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Homework Help: Gas with interacting molecules (from goldstein)

  1. Nov 18, 2008 #1
    1. The problem statement, all variables and given/known data
    (from Goldstein, problem 3.12)

    Suppose that there are long-range interactions between atoms in a gas in the form of central forces derivable from potential
    [tex]U(r) = \frac{k}{r^m}[/tex],
    where [itex]r[/itex] is the distance between any pair of atoms and [itex]m[/itex] is a positive integer. Assume further that relative to any given atom the other atoms are distributed in space such that their volume density is given by Boltzmann factor:
    [tex]\rho(r) = \frac{N}{V} e^{-U(r) / kT}[/tex],
    where [itex]N[/itex] is the total number of atoms in a volume [itex]V[/itex]. Find the addition to the virial of Clausius resulting from these forces between pairs of atoms, and compute the resulting correction to Boyle's law. Take [itex]N[/itex] so large that sums may be replaced by integrals. While closed results can be found for and positive [itex]m[/itex], if desired, the mathematics can be simplified by taking [itex]m = +1[/itex].

    2. Relevant equations
    [tex]\bar T = \frac{1}{2} \bar{\sum_i \nabla V \cdot \mathbf r_i}[/tex] (average over time)
    which is
    [tex]\bar T = -\frac{1}{2} \bar{\sum_i \mathbf F_i \cdot \mathbf r_i}[/tex]
    (RHS is virial of Clausius)

    3. The attempt at a solution
    The force [itex]\mathbf F_i[/itex] acting on a particle has contributions from all other particles in the form of [itex]\mathbf F_i = \sum_j \left(-m k/|\mathbf r_i - \mathbf r_j|^{m+1} \right) \left( \frac{\mathbf r_i - \mathbf r_j}{|\mathbf r_i - \mathbf r_j|} \right)[/itex], which is supposed to be written as an integral...and one should consider that the particles obey a particular distribution. Then comes the second summation of [itex]\sum_i \mathbf F_i \cdot \mathbf r_i[/itex]. But I can't even manage to compute the first sum...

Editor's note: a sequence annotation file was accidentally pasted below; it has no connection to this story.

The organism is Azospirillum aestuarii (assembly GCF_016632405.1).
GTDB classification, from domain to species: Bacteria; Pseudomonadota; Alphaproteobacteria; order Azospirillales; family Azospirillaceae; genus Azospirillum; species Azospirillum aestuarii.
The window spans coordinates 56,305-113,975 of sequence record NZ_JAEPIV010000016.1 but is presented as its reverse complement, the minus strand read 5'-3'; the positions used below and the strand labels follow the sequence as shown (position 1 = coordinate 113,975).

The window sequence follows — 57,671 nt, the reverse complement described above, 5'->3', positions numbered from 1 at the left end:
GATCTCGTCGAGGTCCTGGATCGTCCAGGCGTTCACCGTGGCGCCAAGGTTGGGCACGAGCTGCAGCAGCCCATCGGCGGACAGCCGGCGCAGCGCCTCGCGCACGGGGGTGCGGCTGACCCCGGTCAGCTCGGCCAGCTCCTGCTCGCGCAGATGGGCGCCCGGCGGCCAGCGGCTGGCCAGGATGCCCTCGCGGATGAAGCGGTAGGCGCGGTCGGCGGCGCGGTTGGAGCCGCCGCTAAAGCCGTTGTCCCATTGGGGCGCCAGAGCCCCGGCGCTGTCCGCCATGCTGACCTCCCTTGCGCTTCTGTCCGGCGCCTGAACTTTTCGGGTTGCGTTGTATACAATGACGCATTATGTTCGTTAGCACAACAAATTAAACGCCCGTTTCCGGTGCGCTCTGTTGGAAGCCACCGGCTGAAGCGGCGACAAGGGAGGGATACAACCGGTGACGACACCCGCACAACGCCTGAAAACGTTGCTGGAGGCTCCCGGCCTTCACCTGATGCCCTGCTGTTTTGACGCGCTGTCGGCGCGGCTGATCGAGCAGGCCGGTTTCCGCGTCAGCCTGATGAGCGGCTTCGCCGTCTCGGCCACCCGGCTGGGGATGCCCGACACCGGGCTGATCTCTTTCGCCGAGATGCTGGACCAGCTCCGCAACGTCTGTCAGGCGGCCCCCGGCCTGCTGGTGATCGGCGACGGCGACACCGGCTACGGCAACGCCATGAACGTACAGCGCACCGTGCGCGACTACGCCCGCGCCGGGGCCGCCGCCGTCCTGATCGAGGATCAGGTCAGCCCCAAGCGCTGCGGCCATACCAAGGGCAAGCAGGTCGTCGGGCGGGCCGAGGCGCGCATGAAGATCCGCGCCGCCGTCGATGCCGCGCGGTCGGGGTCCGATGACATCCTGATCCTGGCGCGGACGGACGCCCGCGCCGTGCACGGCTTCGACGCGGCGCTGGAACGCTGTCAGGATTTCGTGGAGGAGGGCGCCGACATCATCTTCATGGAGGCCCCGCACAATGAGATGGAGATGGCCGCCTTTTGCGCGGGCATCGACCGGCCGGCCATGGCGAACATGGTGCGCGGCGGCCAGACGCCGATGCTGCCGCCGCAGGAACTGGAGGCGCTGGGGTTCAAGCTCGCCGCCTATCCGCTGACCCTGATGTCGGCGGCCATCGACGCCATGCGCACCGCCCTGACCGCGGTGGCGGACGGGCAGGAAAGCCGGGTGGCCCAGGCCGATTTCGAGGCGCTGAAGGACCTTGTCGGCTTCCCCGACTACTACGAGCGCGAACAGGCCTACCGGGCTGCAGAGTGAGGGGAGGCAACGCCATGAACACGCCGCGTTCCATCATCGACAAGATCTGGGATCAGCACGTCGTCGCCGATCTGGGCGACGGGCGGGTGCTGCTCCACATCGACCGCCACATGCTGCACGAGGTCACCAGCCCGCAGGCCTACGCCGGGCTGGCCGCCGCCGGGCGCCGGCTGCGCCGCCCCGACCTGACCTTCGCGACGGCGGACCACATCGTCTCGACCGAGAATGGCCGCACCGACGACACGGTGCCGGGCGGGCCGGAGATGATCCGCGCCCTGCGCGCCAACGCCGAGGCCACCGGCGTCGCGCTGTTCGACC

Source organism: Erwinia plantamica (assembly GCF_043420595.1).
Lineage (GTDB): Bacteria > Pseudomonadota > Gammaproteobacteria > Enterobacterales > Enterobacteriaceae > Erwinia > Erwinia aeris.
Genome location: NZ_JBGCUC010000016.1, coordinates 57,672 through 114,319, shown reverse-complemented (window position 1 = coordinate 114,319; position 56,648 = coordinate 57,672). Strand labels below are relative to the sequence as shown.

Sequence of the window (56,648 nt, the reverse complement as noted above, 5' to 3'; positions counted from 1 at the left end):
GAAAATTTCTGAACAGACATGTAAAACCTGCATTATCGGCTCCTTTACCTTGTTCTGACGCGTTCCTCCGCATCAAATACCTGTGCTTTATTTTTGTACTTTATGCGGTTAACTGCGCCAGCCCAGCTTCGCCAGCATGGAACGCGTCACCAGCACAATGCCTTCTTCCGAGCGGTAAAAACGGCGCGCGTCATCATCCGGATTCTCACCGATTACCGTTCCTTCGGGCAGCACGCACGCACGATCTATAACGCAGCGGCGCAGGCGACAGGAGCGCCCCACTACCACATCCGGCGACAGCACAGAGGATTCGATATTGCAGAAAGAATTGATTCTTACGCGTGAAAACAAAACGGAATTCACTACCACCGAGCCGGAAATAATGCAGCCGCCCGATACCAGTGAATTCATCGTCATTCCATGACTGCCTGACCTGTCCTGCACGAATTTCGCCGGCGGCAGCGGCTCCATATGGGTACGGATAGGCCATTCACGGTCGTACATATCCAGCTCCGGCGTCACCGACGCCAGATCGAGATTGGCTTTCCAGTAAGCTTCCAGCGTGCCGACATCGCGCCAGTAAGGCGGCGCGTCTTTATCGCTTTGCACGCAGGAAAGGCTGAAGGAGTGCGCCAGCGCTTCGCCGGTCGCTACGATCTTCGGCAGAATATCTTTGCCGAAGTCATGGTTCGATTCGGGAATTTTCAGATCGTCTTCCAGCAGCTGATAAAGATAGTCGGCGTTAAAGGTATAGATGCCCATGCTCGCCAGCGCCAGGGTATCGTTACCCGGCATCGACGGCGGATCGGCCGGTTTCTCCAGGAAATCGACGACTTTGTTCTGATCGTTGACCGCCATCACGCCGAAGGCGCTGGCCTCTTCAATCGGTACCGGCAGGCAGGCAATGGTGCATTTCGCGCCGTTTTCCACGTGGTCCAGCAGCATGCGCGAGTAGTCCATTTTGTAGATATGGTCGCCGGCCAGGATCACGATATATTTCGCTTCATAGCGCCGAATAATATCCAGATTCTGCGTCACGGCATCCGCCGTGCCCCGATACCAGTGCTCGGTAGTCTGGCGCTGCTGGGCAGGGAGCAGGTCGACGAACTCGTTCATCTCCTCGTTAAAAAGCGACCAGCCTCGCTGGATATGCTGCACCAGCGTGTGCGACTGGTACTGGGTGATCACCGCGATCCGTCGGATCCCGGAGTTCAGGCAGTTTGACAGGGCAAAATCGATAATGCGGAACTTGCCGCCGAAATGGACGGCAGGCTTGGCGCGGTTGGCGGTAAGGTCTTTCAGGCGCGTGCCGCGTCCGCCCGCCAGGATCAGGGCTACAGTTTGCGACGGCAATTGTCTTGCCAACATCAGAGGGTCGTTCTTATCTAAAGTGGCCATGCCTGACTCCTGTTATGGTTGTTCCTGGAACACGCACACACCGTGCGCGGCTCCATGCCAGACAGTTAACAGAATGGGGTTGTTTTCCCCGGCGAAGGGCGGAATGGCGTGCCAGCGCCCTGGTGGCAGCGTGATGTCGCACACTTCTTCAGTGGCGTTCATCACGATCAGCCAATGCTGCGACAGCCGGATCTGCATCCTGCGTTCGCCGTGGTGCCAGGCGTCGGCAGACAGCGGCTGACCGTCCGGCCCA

I'd greatly appreciate even slightest piece of hint...

    EDIT: I have some clues for [itex]m=1[/itex] case, which obeys the Gauss law, though. First, since the system is spherically symmteric, the force should be directed along the position vector. I'm actually considering the force acting on a piece of charge located at [itex]\mathbf r_i[/itex] within a charged sphere. By the Gauss law, the particles outside of [itex]r > r_i[/itex] do not contribute to the force, and the force is proportional to the charge within the sphere [itex]r < r_i[/itex] and inversely proportional with [itex]r_i ^ 2[/itex]. So I can say

    [tex]F_i = C \frac{ \int_0^{r_i} \rho(r) 4 \pi r^2 dr } {r_i^2}[/tex]

    and

    [tex]\bar T = -\frac{1}{2} \int_0^R F(r) r (4 \pi r^2 dr \rho(r))[/tex]

    Does it make any sense? Though I still don't have any clue for other values of [itex]m[/itex]...
     
    Last edited: Nov 18, 2008
  2. jcsd
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